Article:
Second, does MMA competition necessarily foster a desire for revenge against an opponent? Honestly, this is a bit more tricky than the first objection. Anyone who has been hit hard in the face, knows how easy it is to want to strike back and take the opponent's head off in order to even the score. Maybe this is a “gotcha” then? Not necessarily, because a thoughtful fighter knows that mental composure is essential to fighting. When a fighter is overcome by emotion and seeks to get revenge in a fight, it can often lead him to make costly mistakes. So, though MMA competition may provide a person the context to foster and seek revenge, the disciplined fighter will realize that being gripped emotionally to the point of seeking revenge may be extremely costly, and will maintain mental discipline. MMA competition does not necessarily foster a desire to take revenge against and opponent, so it cannot be prohibited on this ground.

Third, does MMA competition necessarily foster sinful pride in those who both train for and compete in sport fighting? I think it is helpful to begin by distinguishing between a sense of confidence in one’s sharpened skills and sinful pride in one’s physical skills abilities. Clearly, fighters can be prone to arrogance and pride; all you have to do to verify that is go hang out at your local MMA gym. Often cage fighters are younger, physically strong, and possess above average fighting skills, and this can certainly foster a sense of sinful pride and arrogance. However, it is not just athletes who participate in MMA that can be prone to arrogance and sinful pride. Go to a local gym and you will find plenty of people in the weight room, on the aerobic equipment, or on the basketball court, who are proud. Also, realize that guys who train with top competitors and who have fought in the cage multiple times have, in most cases, found someone who put a beat-down on them and humbled them to the point that they have a more realistic assessment of their abilities and this has placed a check on their pride so that it is not wildly out of control. The proof of that is found in what you see at the end of most MMA fights: almost always the opponents embrace each other and show a profound respect for each other, win or lose. Can MMA foster a sense of sinful pride in those involved with it? Of course it can, but it does not necessarily foster sinful pride and it can even contribute to a profoundly realistic sense of self, so it cannot be prohibited on this ground.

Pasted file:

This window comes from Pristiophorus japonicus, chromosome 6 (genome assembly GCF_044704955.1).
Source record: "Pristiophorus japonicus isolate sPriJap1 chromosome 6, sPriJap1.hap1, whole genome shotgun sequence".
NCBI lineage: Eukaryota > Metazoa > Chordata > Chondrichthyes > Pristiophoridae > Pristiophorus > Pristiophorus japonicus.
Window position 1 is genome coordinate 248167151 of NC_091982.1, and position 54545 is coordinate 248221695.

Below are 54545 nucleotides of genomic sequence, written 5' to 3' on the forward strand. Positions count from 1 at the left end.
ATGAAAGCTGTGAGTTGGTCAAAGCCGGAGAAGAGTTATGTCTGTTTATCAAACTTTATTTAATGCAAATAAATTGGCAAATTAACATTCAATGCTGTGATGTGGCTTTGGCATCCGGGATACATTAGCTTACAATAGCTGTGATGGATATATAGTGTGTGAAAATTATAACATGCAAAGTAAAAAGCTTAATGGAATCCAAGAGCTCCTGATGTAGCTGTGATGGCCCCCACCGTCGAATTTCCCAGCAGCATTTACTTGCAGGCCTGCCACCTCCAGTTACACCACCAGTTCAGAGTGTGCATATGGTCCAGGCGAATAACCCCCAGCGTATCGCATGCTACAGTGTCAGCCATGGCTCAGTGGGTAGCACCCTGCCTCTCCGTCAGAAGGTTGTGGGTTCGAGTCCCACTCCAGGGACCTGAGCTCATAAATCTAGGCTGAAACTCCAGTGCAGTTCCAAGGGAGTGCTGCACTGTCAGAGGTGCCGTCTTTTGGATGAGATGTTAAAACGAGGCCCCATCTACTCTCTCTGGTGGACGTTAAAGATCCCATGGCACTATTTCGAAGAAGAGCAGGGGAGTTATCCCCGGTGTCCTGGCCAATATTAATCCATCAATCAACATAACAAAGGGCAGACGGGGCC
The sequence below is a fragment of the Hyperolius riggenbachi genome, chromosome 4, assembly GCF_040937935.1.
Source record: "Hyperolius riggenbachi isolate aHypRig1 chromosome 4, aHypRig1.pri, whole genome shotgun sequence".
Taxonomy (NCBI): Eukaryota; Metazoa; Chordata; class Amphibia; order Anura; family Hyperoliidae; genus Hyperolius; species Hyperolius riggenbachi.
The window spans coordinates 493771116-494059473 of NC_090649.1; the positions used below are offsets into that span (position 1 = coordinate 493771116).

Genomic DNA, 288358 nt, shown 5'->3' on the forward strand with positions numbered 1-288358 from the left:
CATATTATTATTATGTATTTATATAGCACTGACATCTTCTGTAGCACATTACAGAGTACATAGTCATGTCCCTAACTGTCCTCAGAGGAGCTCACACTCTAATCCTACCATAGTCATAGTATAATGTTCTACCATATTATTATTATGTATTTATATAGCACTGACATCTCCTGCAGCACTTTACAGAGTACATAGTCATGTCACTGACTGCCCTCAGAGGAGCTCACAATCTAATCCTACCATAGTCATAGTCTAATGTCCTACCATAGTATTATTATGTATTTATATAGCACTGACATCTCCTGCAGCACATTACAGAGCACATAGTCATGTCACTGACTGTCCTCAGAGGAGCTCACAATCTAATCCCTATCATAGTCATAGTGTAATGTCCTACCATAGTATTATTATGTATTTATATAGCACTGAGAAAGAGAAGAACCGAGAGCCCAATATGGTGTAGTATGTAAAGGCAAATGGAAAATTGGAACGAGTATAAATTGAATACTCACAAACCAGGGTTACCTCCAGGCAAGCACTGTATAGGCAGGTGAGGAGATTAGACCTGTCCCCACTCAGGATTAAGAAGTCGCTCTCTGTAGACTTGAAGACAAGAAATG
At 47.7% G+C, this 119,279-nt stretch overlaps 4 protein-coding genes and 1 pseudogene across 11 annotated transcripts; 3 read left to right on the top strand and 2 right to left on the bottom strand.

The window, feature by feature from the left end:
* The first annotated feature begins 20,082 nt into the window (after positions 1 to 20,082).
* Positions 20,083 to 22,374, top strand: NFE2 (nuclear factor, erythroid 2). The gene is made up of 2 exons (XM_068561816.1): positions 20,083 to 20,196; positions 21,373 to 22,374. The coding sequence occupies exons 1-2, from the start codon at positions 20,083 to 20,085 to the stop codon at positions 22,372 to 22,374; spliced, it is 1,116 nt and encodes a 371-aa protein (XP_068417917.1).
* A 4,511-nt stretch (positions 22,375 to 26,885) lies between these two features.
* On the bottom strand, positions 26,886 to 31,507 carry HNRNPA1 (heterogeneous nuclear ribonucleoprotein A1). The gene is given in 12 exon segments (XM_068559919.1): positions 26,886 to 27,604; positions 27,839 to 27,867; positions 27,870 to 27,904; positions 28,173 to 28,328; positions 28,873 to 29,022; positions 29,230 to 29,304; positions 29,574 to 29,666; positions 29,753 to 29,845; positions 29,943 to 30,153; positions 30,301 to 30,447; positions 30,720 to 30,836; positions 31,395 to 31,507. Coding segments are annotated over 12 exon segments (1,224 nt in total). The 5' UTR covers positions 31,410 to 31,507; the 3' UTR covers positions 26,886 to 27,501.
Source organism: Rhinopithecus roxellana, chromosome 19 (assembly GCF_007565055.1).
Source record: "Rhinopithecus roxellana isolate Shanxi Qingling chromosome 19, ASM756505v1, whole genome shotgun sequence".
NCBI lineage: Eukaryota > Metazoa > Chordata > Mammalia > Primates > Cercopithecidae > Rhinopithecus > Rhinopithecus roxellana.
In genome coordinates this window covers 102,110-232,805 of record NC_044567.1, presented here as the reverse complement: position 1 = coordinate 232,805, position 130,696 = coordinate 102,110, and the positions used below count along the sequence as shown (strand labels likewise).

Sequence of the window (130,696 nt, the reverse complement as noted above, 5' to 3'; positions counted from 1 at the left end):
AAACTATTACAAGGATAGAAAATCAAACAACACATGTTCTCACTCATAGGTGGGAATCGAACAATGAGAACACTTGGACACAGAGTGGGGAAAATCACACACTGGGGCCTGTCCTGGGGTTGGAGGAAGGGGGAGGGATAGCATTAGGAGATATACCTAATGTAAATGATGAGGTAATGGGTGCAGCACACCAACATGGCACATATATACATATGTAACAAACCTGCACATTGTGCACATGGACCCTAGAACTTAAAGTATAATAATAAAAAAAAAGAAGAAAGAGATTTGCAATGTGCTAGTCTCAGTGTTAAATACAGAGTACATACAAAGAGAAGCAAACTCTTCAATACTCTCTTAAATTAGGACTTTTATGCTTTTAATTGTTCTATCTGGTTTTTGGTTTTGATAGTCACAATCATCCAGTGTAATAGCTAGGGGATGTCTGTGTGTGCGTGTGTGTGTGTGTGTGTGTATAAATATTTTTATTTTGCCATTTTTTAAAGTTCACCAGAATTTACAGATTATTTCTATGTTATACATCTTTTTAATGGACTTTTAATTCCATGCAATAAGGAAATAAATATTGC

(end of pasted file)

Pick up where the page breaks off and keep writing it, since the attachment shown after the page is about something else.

We have briefly examined three sinful attitudes that critics often argue make MMA morally reprehensible and therefore sinful for Christians to participate in. While it is fair, on one hand, to say that this sport in particular may provide a greater context for fostering these sinful attitudes in participants, it does not necessarily foster these attitudes and thereby promote sin. In fact, on the other hand, MMA training and competition might actually provide a person the opportunity to learn how to manage these sinful attitudes in a way that other sports might not. But, no matter how participants manage these attitudes, there is nothing inherent in the sport that fosters sinful attitudes, therefore, it is not morally reprehensible for Christians to compete in MMA. The prudent person will beware of the pitfalls in competing in MMA, but, as in so many other circumstances in life, he will also have the choice to exercise restraint, and may even be afforded the opportunity to sharpen his ability to manage these attitudes in a way not presented in other forms of competition.